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About: Lynda Rozell was born and spent her childhood in New York. She has lived most of her life in Virginia, where she earned Bachelor and Master of Arts degrees in Foreign Affairs and a J.D. at the University of Virginia. After law school, she joined the firm Hunton & Williams as an associate on the Antitrust and Trade Regulation team in Washington, D.C. After several years, she accepted a position with the Federal Trade Commission as a staff attorney in the Enforcement Division of the Bureau of Consumer Protection. She subsequently worked as an Attorney Advisor on the personal staff of two presidential appointees to the Federal Trade Commission: Commissioner Roscoe B. Starek, III, then Commissioner Orson G. Swindle. Subsequently, Lynda worked as a project manager and in-house counsel for a Virginia non-profit.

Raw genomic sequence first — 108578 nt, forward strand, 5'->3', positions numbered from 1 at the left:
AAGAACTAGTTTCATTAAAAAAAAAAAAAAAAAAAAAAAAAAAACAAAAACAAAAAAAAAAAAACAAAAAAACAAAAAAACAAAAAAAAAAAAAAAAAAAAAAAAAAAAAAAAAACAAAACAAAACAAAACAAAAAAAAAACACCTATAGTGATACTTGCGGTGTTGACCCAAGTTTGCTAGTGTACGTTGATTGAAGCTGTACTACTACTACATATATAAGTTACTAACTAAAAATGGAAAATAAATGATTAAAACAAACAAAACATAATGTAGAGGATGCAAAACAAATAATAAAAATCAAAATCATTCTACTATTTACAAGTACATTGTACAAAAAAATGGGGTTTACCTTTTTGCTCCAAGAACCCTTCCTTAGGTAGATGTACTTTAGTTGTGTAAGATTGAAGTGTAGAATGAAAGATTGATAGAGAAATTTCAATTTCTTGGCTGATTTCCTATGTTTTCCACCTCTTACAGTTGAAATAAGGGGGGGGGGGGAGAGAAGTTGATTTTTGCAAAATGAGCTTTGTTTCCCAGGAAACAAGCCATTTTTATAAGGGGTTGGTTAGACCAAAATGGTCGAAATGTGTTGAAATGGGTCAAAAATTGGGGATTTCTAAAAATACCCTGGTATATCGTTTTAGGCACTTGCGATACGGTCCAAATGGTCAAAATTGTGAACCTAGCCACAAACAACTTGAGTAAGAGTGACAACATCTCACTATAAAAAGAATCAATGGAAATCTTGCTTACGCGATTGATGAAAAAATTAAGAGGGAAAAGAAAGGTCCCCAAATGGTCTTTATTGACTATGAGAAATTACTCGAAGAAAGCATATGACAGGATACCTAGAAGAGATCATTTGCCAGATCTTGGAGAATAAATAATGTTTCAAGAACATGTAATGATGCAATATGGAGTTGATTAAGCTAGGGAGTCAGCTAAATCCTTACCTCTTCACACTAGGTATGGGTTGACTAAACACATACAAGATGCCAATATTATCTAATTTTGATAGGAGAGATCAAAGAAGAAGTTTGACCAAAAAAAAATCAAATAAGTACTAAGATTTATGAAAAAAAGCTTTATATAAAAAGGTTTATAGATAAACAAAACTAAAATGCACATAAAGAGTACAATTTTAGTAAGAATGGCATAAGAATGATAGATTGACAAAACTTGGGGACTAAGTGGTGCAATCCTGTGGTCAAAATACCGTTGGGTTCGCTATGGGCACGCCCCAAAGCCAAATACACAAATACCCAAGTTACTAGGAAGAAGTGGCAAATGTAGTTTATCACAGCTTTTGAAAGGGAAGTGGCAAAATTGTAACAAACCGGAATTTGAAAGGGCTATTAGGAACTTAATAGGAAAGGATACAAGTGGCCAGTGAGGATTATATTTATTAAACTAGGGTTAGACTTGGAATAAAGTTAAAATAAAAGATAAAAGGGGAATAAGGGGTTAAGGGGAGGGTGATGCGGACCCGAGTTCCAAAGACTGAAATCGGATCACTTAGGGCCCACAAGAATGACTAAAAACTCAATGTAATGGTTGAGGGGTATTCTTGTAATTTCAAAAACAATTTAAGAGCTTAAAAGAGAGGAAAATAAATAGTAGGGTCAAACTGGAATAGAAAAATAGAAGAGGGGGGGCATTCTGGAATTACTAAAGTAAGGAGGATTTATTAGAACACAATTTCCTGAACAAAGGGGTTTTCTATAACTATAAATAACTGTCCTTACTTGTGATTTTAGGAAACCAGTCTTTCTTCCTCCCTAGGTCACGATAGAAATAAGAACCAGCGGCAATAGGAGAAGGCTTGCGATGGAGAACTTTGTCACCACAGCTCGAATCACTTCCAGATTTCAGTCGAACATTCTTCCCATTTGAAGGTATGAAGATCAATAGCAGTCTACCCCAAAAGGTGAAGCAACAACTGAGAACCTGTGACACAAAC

In 2018, Lynda retired, moved to Florida, and embarked on her marvelous adventure as a full-time nomad, living in an Airstream travel trailer. She started a travel blog in 2019, www.tincanpilgrim.com. This book chronicles her transformation from her previous life to that of a Tin Can Pilgrim, including her ongoing growth in her faith and in the practical skills needed to live in and tow her Airstream trailer. Lynda seeks to live out her Catholic Christian faith in her ordinary, everyday life as she travels around the country visiting and writing about shrines, religious sites, and the beauty of Creation. She invites others into the community of nomads and wanderers that she has found on the road and shares the signposts that continue to lead her to radical trust in God.

Writing and editing have been key parts of Lynda’s personal and professional life. Her publications range from law review articles to an article in the Catholic Missourian. Last year she appeared on Catholic Faith Network and in 2019 was interviewed in print and on a podcast for the Arlington Catholic Herald. She enjoys volunteering, lecturing, photography, reading, and art, as well as spending time with her children and the many friends she has made in her travels across the country.